Iconic locally-owned boutique Joan Shepp will in September shut the doors of its Walnut Street location after 13 years in operation.
"It wasn't our decision," Shepp's daughter and business partner Ellen said yesterday. She said a new owner purchased the 1616 Walnut Street building, which encompasses two retail stores that he plans to consolidate into one larger multi-story outlet.
"They're looking for a corporate tenant," Shepp said. She said her business isn't the only one on the trendy shopping strip dealing with a shift toward chain retailers, pointing to the relocation last summer of high-end independent clothier Knit Wit from the 1700 block of Walnut Street.
"We're going through this influx where owners of the buildings are, at minimum, tripling the rents – most of them are more," Shepp said. "Independent stores can't afford those kind of rents, so when everybody's lease ends, they have to move. Owners of buildings are looking for corporate tenants who can pay what they want and, unfortunately, it's turning into a mall atmosphere."
Shepp said she's worried that the ambiance of the strip will suffer. "The charm that was on this street and the homey-ness and that small-town feel is now big signs, bright lights – that's what bigger stores have," she said.
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"I think the owners of these buildings see such potential in making more money and I think it pins money against the aesthetic of the street or whatever neighborhood this is happening to," she said. "And money, unfortunately, is always going to win."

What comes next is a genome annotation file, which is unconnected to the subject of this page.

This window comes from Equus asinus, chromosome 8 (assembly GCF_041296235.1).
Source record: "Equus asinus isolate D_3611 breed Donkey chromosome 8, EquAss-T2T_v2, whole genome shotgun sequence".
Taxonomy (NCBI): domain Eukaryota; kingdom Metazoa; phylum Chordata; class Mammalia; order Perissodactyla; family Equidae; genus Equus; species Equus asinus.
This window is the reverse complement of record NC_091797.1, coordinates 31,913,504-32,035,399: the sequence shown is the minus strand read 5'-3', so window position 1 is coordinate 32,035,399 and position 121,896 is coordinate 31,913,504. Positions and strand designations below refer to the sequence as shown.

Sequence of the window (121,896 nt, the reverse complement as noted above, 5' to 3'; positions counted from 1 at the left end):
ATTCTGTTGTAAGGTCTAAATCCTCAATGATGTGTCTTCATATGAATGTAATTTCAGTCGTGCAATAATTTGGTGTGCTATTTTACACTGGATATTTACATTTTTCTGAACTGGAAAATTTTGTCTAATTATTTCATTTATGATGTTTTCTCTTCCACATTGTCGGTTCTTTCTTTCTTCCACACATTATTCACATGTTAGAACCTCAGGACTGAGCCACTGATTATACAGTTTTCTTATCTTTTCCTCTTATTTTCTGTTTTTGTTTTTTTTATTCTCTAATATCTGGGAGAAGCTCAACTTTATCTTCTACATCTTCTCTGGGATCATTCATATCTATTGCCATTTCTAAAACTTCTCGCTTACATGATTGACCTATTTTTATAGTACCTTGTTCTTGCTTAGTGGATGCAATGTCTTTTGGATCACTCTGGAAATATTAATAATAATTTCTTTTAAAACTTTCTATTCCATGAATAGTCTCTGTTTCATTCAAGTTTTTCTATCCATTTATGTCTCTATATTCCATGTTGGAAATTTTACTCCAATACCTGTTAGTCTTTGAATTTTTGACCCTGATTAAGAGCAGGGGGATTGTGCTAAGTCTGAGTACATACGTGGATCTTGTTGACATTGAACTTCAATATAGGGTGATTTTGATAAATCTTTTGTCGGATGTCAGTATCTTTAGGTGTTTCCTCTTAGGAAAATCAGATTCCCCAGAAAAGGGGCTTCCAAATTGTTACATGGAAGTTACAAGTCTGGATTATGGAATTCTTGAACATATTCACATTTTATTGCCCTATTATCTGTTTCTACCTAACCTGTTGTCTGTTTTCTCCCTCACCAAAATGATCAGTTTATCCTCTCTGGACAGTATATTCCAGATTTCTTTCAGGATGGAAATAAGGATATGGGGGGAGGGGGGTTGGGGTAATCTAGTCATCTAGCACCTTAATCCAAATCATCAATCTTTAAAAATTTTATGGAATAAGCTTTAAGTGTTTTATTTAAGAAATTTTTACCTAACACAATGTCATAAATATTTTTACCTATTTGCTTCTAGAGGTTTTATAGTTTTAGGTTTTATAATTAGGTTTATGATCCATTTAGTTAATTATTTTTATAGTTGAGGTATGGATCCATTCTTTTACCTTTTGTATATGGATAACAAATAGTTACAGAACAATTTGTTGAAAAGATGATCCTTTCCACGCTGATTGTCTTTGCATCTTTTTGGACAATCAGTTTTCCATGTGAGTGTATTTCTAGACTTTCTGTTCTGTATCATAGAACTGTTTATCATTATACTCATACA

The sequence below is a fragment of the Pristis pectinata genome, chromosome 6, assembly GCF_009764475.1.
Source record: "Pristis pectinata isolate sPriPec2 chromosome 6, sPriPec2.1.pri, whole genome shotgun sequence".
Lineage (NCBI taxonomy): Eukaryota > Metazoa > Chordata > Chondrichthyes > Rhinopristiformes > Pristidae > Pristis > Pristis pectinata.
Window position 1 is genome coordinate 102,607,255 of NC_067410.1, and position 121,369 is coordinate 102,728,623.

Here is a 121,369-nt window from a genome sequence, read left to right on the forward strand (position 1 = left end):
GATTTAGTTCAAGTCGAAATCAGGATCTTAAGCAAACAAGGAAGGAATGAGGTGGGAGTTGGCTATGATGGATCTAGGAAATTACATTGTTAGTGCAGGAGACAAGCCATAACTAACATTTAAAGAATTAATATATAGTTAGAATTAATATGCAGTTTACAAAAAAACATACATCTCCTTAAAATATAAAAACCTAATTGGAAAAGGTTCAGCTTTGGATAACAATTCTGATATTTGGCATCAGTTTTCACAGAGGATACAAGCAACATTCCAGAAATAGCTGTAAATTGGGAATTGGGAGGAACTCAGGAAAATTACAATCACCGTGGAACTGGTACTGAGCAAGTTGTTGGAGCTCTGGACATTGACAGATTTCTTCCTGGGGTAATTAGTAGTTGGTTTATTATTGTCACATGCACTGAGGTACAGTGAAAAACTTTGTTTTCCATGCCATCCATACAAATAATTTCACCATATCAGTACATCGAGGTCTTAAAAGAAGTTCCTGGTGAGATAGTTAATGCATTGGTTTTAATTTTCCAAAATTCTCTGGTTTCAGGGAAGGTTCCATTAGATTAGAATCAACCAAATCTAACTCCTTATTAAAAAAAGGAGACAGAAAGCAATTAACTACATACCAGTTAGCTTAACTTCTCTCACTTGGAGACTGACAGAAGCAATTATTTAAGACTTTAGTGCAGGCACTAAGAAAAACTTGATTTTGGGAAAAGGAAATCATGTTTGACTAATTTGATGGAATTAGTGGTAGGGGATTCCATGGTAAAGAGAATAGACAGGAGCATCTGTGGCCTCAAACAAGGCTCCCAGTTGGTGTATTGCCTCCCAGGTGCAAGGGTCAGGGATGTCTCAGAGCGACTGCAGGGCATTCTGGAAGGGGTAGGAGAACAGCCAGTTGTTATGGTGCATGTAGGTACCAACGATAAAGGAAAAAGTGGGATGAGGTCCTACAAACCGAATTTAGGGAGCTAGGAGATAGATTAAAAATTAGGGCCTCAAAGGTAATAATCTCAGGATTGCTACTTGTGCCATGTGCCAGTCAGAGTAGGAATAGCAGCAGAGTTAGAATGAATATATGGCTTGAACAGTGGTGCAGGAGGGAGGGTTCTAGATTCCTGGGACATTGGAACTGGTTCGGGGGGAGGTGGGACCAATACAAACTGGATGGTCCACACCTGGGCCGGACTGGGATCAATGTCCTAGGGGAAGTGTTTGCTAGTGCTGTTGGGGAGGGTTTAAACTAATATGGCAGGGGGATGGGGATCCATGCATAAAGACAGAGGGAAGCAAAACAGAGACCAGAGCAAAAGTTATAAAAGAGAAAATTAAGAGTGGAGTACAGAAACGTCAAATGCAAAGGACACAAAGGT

Next hot spot?
Shepp has no plans on leaving the area and is currently preparing for a new store opening. Though she couldn't yet disclose its location, she said, "It's only a hop, skip and a jump away."
"Joan and Ellen are Center City treasures," Shannon said. "We don't want them to go anywhere but Center City – that's where they belong. And I believe that they will find something that is still in the Rittenhouse Square area that will be suitable."
Shepp said a number of retail stretches are heating up in the wake of Walnut Street's corporate takeover. "I'll let you know where the next hot spot is when we open," she said.
"The trend is looking at Chestnut Street west now, where Knit Wit just relocated from Walnut Street," Shannon said.
"I think the good thing about this for us as a city is that we have an abundance of riches here and now they're starting to infill in other areas that weren't once as upscale. And because they're such destination retailers – Knit Wit and Joan Shepp – their clientele will follow them."
Room for everyone
Center City District vice president of marketing Michelle Shannon said there's a silver lining in the turnover.
"The good thing about all of this is that Walnut Street now is not the only great retail location in the city," she said. "The side streets like 18th and 19th and 16th are starting to fill in with local boutiques, as is Chestnut Street west, so I feel like it is really helping spread the wealth."
She said Rittenhouse Row's rent rise is a product of natural market forces as upscale national retailers continue to relocate there. "I really do think there's room for everyone," she said.
"I think that when a tourist comes to Center City, they want to go to a national or international retailer that they know and shop there. Particularly the international tourists want that high-end luxury national tenant."
"But what makes Philadelphia different is, unlike some other cities, we also have a very, very strong local boutique scene. That makes us not cookie-cutter."